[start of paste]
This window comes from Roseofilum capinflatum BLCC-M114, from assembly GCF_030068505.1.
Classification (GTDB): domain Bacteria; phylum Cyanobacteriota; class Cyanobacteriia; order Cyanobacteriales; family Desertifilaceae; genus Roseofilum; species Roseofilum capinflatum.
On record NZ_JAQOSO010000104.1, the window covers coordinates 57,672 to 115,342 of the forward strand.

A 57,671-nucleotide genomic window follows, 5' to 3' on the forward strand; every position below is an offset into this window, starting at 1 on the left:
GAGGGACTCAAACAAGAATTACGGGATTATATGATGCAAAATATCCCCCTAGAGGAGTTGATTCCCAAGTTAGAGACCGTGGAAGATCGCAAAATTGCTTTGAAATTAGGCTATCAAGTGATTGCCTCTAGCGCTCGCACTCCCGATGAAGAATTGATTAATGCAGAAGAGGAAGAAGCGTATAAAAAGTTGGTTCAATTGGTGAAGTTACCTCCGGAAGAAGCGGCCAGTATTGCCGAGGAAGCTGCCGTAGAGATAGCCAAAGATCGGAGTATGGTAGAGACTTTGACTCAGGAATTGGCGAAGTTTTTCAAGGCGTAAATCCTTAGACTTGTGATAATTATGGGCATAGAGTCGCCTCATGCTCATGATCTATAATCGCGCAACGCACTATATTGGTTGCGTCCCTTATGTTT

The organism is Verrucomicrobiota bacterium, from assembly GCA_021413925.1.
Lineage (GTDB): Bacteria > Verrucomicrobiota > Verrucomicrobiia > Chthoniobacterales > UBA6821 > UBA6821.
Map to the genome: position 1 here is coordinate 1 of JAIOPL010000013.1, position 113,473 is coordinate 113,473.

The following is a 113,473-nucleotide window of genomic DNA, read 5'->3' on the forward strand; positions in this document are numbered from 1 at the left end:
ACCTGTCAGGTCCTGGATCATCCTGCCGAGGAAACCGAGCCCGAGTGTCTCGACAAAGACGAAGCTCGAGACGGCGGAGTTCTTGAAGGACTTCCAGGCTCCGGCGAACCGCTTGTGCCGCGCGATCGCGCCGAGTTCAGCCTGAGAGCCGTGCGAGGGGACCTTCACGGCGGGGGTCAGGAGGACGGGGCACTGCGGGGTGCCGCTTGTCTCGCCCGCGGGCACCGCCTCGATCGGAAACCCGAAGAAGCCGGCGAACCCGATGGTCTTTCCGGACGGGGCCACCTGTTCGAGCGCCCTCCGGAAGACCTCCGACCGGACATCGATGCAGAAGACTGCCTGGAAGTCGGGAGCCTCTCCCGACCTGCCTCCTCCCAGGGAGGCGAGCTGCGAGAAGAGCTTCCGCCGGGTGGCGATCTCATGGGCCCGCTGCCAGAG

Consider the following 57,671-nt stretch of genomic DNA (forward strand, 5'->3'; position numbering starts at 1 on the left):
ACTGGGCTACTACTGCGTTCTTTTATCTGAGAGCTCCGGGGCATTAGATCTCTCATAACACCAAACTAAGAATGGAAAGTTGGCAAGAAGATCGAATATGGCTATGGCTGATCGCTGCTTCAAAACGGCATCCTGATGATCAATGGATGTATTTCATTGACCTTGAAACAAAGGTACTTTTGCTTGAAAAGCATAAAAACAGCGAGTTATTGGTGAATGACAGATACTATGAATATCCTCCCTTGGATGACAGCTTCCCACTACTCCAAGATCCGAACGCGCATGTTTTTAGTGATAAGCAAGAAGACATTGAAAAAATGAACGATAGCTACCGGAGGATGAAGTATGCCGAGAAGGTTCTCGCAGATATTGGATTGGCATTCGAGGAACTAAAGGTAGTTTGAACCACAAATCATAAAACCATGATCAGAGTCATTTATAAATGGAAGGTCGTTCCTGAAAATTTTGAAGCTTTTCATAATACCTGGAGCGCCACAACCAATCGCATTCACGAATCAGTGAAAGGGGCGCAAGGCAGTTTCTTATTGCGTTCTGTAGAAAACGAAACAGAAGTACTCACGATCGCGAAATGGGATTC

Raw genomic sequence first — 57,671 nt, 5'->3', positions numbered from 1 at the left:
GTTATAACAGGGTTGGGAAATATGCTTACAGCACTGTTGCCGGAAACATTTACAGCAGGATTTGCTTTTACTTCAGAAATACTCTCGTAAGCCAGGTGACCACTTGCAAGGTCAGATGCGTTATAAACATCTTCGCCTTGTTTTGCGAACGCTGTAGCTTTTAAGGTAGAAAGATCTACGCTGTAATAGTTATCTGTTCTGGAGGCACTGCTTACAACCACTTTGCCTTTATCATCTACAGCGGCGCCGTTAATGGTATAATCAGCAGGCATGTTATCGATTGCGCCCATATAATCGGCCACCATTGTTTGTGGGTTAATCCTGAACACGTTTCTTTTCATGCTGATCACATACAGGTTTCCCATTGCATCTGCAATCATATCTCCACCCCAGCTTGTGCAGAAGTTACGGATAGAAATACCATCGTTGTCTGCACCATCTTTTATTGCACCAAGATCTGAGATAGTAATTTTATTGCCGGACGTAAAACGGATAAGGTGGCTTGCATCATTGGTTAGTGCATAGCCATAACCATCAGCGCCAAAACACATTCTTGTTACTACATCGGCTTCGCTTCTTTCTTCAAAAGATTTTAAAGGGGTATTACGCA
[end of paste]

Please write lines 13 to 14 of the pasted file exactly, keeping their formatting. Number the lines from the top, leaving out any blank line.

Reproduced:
Raw genomic sequence first — 57,671 nt, 5'->3', positions numbered from 1 at the left:
GTTATAACAGGGTTGGGAAATATGCTTACAGCACTGTTGCCGGAAACATTTACAGCAGGATTTGCTTTTACTTCAGAAATACTCTCGTAAGCCAGGTGACCACTTGCAAGGTCAGATGCGTTATAAACATCTTCGCCTTGTTTTGCGAACGCTGTAGCTTTTAAGGTAGAAAGATCTACGCTGTAATAGTTATCTGTTCTGGAGGCACTGCTTACAACCACTTTGCCTTTATCATCTACAGCGGCGCCGTTAATGGTATAATCAGCAGGCATGTTATCGATTGCGCCCATATAATCGGCCACCATTGTTTGTGGGTTAATCCTGAACACGTTTCTTTTCATGCTGATCACATACAGGTTTCCCATTGCATCTGCAATCATATCTCCACCCCAGCTTGTGCAGAAGTTACGGATAGAAATACCATCGTTGTCTGCACCATCTTTTATTGCACCAAGATCTGAGATAGTAATTTTATTGCCGGACGTAAAACGGATAAGGTGGCTTGCATCATTGGTTAGTGCATAGCCATAACCATCAGCGCCAAAACACATTCTTGTTACTACATCGGCTTCGCTTCTTTCTTCAAAAGATTTTAAAGGGGTATTACGCA